An official website of the United States government
Here's how you know
A .mil website belongs to an official U.S. Department of Defense organization in the United States.
A lock (lock ) or https:// means you’ve safely connected to the .mil website. Share sensitive information only on official, secure websites.

News Search


The Erwin PME Center: Building the Air Force’s next gen leaders

  • Published
  • By Airman 1st Class Sebastian Romawac
  • 18th Wing Public Affairs

Before Air Force enlisted members may step into a true leadership role, Erwin Professional Military Education Center instructors ensure they are well-equipped and ready to excel in their new positions.

The Erwin PME Center curriculum consists of four blocks: Air Force culture, leadership, problem solving and the Air Force’s mission. Within these four disciplines, students are given the opportunity to ask questions and talk through specific workplace obstacles so that they may solve them as leaders upon their return.

“A lot of people are afraid to provide feedback because they think people are going to be offended or not be open to it,” said Tech. Sgt. Imelda Edge, Erwin PME Center instructor. “What I’ve learned since being here is that people actually are receptive to feedback and a lot of times they don’t realize certain things that they are great at until you let them know.”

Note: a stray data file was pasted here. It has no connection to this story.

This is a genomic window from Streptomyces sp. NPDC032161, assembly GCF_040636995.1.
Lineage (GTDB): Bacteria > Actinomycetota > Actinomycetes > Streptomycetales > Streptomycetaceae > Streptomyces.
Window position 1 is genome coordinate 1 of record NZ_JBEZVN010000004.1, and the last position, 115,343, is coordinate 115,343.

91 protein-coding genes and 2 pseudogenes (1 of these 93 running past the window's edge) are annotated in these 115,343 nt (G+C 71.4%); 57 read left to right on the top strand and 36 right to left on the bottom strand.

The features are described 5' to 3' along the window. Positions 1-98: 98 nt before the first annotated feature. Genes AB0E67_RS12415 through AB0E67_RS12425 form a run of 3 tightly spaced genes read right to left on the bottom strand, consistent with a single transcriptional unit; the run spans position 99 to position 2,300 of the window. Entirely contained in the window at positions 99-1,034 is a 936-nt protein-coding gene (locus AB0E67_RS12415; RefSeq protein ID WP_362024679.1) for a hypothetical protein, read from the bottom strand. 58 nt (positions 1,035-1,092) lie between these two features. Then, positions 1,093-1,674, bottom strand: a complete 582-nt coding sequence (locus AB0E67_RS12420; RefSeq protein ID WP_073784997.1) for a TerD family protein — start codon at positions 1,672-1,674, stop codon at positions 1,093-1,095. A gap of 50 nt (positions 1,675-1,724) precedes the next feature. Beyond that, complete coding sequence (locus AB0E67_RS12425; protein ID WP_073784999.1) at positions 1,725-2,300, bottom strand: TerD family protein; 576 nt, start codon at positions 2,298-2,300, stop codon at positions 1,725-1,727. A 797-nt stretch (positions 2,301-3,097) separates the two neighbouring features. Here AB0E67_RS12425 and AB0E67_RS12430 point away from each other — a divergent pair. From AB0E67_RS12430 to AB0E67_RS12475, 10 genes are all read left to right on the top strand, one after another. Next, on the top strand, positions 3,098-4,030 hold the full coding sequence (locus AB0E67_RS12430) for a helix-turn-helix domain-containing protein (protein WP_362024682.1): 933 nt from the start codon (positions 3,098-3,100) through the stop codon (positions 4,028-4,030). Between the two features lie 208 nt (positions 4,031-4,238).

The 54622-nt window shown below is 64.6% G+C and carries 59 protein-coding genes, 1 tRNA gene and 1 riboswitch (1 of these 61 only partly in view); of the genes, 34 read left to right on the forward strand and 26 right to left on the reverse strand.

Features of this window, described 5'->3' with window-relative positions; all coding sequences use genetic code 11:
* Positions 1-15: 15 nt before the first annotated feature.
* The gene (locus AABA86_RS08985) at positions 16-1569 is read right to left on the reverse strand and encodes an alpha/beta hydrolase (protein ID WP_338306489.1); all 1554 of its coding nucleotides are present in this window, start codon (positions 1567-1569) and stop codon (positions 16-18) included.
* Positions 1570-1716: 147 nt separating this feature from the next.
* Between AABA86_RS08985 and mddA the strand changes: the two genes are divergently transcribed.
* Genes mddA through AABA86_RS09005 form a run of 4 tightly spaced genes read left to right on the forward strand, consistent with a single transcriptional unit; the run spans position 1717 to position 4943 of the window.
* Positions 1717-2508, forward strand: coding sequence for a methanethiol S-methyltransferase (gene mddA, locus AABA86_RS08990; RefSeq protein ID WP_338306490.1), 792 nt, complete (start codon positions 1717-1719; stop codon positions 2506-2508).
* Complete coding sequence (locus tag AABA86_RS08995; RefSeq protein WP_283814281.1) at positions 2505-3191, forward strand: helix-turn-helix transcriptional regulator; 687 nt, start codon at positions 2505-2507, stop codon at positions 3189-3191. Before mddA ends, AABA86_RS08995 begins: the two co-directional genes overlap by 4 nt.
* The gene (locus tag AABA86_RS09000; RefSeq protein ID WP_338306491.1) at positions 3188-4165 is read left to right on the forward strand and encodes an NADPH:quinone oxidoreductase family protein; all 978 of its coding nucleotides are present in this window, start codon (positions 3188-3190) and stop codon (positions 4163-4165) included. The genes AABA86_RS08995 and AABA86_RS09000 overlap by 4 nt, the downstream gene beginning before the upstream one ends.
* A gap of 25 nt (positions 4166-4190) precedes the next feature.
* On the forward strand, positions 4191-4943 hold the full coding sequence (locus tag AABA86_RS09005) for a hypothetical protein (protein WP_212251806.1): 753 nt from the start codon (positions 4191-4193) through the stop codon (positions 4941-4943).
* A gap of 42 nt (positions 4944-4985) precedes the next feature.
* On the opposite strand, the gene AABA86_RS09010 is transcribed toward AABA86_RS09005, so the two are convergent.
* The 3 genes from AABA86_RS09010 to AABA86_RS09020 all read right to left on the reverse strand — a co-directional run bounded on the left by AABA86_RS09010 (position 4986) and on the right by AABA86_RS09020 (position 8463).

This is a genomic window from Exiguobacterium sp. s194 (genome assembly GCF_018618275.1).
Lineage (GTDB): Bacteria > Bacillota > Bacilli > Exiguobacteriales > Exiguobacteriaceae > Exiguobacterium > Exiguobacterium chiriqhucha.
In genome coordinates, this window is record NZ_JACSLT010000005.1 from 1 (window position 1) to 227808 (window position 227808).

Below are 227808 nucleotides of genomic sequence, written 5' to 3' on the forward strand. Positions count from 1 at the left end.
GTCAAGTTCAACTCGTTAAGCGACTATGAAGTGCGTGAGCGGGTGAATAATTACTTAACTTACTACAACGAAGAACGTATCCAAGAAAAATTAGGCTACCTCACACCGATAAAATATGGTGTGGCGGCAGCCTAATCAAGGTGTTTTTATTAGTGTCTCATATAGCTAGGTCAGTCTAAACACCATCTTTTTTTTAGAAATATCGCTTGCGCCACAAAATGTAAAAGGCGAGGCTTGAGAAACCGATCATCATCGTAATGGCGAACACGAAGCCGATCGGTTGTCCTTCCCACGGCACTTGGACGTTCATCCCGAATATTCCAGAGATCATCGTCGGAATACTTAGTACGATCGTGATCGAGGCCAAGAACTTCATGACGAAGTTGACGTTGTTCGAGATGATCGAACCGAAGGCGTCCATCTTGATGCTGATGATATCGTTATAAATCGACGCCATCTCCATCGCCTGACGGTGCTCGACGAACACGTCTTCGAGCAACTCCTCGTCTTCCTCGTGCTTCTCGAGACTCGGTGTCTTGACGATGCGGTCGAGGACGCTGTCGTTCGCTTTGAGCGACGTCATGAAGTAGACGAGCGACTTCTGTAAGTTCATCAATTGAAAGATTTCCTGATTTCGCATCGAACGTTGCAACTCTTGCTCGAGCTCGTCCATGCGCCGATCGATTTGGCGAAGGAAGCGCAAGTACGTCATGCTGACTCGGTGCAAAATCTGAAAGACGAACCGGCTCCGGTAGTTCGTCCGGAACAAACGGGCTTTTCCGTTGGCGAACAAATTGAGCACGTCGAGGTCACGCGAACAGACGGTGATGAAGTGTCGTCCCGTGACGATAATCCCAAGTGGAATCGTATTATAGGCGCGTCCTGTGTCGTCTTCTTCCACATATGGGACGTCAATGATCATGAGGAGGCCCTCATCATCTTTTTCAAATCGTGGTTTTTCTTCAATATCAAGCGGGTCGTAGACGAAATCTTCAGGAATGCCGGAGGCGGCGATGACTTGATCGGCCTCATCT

The Erwin PME Center instructors utilize a personal connection to the students and their dynamic curriculum to fulfill their mission of educating enlisted leaders and creating a more lethal and ready force.

“Our biggest impact is when we tie people into our mission better,” said Tech. Sgt. Laticia Moss, Erwin PME Center instructor. “The students see we’re all part of this big puzzle and find out which piece they are. They network with other students and noncommissioned officers and realize how we all fit together to create one united picture.”

Upon graduating, these students move on to their respective units as enlisted leaders and fill an essential role in leading their Airmen in maintaining a free and open Indo-Pacific.

“It’s important for these students to know what they’re working towards,” said Moss. “Once students go back to their work centers with new perspectives, they’ll be able to move our Air Force forward.”